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The Content of a Codex

on July 11, 2009
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CNN: “Oldest Known Bible Goes Online” The world’s oldest known Bible: should it disturb Christians?

CNN reports on the launch of an online version for the world’s oldest Bible, the Codex Sinaiticus, discovered in the nineteenth century in Egypt and including several Apocryphal books. The report also notes that “the New Testament books are in a different order, and include numerous handwritten corrections—some made as much as 800 years after the texts were written.” An older BBC News article on the codex explains:

Such a description suggests that this ancient manuscript shows our modern Bible to be a fraud.

The Codex—and other early manuscripts—omit some mentions of ascension of Jesus into heaven, and key references to the Resurrection, which the Archbishop of Canterbury has said is essential for Christian belief.

Other differences concern how Jesus behaved. In one passage of the Codex, Jesus is said to be “angry” as he healed a leper, whereas the modern text records him as healing with “compassion.”

Also missing is the story of the woman taken in adultery and about to be stoned—until Jesus rebuked the Pharisees (a Jewish sect), inviting anyone without sin to cast the first stone.

Nor are there words of forgiveness from the cross. Jesus does not say “Father forgive them for they know not what they do.”

Such a description suggests that this ancient manuscript shows our modern Bible to be a fraud, with all the miracles of Jesus and His claims to be Messiah mysteriously missing. But consider the alternative view:

  • The CNN article notes that many of the changes are as minor as “the alteration of a single letter,” while the BBC News article states that “many of the other alterations and differences are minor.” Indeed, we examined several discrepancies; the omitted verses are, almost across the board, not central to the biblical accounts. For example, consider two of the verses missing: Matthew 23:14 and Luke 17:36. Removing those verses does not change the Bible from saying that Jesus is Lord to saying that He isn’t, or from saying that Jesus rose again to saying that He didn’t. If a person were to try to strike all verses from the Bible that recorded miracles or Jesus’s claims to be God, the result would be a very different (and far longer) list of missing verses.
  • Many modern Bible translations either exclude or bracket the verses in question, anyway. For instance, the New American Standard Bible and the Holman Christian Standard Bible put such verses in brackets and note that some manuscripts omit the bracketed text. The New King James Version does not bracket such verses but does footnote that some manuscripts omit the passages. The New International Version excludes the verses entirely. So it’s not as if the missing verses are presented by modern English translations as original when they really might not be; most modern versions acknowledge that there is some uncertainty over whether or not the verses were part of the original, inspired manuscripts. And, again, since these verses are not central to Christianity, it’s less of an issue than some suggest.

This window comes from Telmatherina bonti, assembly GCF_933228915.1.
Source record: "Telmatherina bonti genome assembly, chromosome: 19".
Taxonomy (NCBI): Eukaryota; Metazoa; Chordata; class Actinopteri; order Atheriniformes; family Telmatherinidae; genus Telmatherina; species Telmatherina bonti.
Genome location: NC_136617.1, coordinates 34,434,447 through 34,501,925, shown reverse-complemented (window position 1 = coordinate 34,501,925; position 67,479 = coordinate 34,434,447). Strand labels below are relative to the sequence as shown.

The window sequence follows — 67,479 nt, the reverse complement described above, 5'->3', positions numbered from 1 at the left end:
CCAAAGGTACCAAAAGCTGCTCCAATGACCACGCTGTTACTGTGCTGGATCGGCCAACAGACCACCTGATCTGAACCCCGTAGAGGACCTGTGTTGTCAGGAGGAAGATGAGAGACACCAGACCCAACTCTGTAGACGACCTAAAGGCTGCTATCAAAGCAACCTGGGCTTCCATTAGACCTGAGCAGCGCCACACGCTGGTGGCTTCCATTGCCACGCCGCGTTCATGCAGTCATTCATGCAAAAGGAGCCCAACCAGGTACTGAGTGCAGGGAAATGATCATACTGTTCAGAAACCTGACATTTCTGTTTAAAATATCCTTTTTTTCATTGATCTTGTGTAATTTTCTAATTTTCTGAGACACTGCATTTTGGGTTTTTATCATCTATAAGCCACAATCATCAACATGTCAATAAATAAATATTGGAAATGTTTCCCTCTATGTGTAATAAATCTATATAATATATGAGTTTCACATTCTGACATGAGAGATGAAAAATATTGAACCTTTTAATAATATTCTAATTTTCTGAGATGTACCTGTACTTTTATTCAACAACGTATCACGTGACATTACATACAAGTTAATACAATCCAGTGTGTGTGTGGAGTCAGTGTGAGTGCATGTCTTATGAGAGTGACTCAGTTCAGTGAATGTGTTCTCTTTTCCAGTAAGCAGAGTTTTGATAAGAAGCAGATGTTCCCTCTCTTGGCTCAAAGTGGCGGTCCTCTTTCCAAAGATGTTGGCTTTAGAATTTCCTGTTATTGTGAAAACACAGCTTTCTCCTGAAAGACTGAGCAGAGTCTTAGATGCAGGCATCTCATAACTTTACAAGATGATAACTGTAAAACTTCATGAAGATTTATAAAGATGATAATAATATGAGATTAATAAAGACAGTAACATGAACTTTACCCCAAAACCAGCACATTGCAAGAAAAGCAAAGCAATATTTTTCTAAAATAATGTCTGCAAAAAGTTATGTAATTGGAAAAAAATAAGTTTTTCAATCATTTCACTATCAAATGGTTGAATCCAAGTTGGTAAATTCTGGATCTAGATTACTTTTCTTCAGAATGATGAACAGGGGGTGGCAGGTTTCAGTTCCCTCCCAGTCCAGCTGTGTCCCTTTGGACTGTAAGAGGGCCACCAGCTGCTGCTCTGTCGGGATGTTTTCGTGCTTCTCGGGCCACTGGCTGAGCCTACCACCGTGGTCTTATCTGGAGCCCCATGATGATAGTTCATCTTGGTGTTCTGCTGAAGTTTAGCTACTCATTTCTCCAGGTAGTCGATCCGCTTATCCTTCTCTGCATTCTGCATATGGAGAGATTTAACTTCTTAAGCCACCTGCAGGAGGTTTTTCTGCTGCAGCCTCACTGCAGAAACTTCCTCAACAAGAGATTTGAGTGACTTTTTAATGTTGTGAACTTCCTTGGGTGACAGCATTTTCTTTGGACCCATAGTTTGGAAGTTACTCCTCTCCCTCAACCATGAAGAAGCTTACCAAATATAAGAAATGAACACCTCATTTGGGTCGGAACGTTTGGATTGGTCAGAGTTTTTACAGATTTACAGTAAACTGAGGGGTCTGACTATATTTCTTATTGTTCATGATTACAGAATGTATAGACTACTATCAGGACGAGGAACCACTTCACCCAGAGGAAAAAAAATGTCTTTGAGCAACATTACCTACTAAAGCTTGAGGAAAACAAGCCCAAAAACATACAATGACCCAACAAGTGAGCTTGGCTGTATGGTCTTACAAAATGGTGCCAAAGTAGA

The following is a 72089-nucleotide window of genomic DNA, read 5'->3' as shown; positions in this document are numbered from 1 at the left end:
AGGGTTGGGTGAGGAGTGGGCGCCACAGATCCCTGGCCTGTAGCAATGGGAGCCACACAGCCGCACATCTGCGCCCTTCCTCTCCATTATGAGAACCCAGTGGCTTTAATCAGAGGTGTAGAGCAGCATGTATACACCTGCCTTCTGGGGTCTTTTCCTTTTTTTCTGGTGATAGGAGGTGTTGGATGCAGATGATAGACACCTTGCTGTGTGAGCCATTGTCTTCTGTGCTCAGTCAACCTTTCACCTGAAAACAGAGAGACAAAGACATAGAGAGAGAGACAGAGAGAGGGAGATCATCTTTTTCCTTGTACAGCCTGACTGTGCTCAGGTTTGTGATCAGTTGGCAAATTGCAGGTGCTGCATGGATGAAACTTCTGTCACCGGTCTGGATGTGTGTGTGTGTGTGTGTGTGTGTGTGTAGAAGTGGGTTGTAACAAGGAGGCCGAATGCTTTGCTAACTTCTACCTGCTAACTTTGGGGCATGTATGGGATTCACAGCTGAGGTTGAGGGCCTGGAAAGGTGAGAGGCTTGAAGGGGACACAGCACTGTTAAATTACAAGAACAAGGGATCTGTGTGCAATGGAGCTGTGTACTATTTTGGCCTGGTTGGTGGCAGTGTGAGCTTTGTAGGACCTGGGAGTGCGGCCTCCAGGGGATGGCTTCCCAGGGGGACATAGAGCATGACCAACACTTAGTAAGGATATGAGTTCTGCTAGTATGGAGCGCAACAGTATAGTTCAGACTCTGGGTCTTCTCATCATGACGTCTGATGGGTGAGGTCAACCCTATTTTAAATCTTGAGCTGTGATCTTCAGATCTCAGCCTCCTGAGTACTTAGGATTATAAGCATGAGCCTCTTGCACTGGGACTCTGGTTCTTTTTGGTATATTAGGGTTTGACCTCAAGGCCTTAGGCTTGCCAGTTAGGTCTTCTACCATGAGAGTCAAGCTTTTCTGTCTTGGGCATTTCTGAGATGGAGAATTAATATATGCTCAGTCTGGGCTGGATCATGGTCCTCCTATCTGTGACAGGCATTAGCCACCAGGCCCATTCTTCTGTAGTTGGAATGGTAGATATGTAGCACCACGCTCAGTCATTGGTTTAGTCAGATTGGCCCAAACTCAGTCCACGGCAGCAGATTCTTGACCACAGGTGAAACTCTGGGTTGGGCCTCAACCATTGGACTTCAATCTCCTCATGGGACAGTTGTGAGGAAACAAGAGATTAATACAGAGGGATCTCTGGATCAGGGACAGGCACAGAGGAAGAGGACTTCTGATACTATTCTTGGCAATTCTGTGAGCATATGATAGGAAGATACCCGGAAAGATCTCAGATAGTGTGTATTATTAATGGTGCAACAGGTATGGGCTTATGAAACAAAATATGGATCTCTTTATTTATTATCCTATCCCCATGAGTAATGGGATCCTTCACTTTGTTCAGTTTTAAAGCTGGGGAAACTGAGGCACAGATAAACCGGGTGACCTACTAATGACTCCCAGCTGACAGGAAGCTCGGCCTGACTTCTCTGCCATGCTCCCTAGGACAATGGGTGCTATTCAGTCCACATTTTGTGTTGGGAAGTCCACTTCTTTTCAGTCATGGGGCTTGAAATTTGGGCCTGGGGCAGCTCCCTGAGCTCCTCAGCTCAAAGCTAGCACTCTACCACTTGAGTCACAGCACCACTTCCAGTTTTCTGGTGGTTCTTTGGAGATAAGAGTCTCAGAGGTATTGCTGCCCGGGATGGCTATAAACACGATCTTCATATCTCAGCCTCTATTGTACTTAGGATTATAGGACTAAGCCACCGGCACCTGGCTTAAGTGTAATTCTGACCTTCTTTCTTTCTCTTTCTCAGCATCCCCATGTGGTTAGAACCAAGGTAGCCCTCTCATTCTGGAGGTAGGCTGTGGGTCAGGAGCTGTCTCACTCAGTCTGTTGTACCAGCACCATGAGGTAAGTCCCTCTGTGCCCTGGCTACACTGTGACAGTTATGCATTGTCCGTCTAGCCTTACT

• The Bible didn’t drop out of the sky in completed form; we recognize the role of inspired and godly individuals in recording, collecting, and preserving God’s Word. From the time of the Apostles’ ministry to the closing of the canon, fragments of both genuine and fake gospels circulated (though the latter only later). Human copyists and translators through the centuries could introduce an error—accidentally or intentionally—just as easily as any of us could today (and the Codex Sinaiticus has missing Old Testament fragments as well). The existence of minimally divergent manuscripts shows the role of human error but, conversely, elevates the important role of the early church in weighing the evidence and clarifying which books were canonical and which were erroneous (again, by accident or by intent). Likewise, the inclusion of Apocryphal books may have been done for historical purposes, even though the early church consistently rejected these books as canonical.
  • As always, presuppositions come into play. If two versions of a book are slightly different, does that mean one has added material or that the other has deleted material? Furthermore, there is no concrete way to determine (1) which extant manuscript was first (the Codex Sinaiticus or the Codex Vaticanus), (2) the content of manuscripts that no longer exist, or (3) whether just because a manuscript is the oldest means it is the most accurate copy.
  • Ignored by news reports is how similar the codex is to the today’s Bible. The media points out the few, mostly minor, discrepancies but ignores the fact that the essential message of the New Testament remains unchanged.

Ultimately, believers and unbelievers alike are faced with a key question, “Who would die for a lie?” And if all the supernatural doctrines of Christianity were introduced after the fact (as some skeptics believe), why do the earliest manuscripts not omit all references to Christ’s deity, the miracles, the Resurrection, etc.? The Codex Sinaiticus is an interesting insight into early church history, and while it reminds us of the important role copyists and others played in preserving God’s Word, its age and similarity to today’s translation confirm, rather than dispute, the Bible’s accuracy.


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